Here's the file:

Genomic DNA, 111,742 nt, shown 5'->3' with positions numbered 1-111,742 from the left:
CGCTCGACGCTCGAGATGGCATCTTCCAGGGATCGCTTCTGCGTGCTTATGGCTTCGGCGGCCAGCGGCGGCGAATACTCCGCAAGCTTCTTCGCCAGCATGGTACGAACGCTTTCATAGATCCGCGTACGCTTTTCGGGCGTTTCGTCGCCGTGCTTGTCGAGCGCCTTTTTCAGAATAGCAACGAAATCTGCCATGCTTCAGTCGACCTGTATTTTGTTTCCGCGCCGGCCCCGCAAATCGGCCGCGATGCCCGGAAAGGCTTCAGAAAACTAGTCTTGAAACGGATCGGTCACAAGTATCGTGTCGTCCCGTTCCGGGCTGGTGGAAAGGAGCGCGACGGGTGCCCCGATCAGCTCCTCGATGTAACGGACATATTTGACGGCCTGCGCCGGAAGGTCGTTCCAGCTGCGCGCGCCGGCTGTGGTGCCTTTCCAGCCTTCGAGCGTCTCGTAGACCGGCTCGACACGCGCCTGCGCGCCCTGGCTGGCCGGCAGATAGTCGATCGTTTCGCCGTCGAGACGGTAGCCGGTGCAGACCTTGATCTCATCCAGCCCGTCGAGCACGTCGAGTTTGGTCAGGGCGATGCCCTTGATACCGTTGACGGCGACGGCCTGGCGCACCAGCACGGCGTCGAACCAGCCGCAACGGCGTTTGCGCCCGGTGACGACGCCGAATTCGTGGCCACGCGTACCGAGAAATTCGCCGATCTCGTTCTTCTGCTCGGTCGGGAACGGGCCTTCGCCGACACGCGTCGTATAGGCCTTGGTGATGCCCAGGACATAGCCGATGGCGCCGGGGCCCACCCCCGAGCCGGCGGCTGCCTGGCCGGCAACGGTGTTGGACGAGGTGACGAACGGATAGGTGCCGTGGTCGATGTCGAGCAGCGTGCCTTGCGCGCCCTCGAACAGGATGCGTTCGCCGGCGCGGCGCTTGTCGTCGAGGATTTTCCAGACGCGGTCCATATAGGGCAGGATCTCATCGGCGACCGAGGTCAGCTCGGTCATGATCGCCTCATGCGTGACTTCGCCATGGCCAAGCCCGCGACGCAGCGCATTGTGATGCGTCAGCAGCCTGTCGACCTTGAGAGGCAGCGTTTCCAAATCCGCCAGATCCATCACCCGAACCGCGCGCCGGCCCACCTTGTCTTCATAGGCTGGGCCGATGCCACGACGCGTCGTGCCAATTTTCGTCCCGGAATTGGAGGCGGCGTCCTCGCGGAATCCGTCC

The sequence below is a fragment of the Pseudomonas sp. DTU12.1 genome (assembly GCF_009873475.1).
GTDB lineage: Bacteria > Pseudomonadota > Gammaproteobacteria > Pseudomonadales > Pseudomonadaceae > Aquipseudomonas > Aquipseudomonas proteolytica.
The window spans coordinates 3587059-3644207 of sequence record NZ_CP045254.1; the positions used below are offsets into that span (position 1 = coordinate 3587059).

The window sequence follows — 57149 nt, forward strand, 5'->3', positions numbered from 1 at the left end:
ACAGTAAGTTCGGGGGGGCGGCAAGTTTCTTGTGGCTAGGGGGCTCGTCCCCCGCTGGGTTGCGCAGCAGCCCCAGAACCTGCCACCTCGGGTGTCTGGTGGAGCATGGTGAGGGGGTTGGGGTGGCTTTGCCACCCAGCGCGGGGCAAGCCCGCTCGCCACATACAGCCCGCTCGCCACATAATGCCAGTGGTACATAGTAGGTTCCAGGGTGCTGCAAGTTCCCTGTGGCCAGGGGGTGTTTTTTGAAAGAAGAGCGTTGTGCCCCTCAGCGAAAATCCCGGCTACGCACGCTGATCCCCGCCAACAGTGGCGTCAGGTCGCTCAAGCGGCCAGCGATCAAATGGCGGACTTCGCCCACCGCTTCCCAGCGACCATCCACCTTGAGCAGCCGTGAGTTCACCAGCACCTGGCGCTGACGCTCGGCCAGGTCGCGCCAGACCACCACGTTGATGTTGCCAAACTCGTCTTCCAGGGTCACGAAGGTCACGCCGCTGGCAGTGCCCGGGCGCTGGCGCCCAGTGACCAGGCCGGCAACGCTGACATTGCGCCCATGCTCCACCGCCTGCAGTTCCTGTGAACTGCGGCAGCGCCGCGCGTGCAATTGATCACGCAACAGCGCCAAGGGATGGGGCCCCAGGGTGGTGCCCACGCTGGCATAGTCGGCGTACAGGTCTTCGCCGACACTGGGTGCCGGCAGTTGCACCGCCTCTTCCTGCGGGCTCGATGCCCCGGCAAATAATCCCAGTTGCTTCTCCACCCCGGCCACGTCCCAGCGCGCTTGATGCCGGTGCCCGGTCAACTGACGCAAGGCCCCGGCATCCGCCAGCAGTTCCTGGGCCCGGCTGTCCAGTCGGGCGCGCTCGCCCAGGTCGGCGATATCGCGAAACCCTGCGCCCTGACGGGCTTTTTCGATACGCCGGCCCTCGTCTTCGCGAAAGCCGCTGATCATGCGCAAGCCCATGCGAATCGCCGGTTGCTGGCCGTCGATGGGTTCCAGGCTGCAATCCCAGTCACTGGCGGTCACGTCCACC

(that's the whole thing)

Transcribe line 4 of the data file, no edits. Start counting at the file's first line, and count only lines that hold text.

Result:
GTDB lineage: Bacteria > Pseudomonadota > Gammaproteobacteria > Pseudomonadales > Pseudomonadaceae > Aquipseudomonas > Aquipseudomonas proteolytica.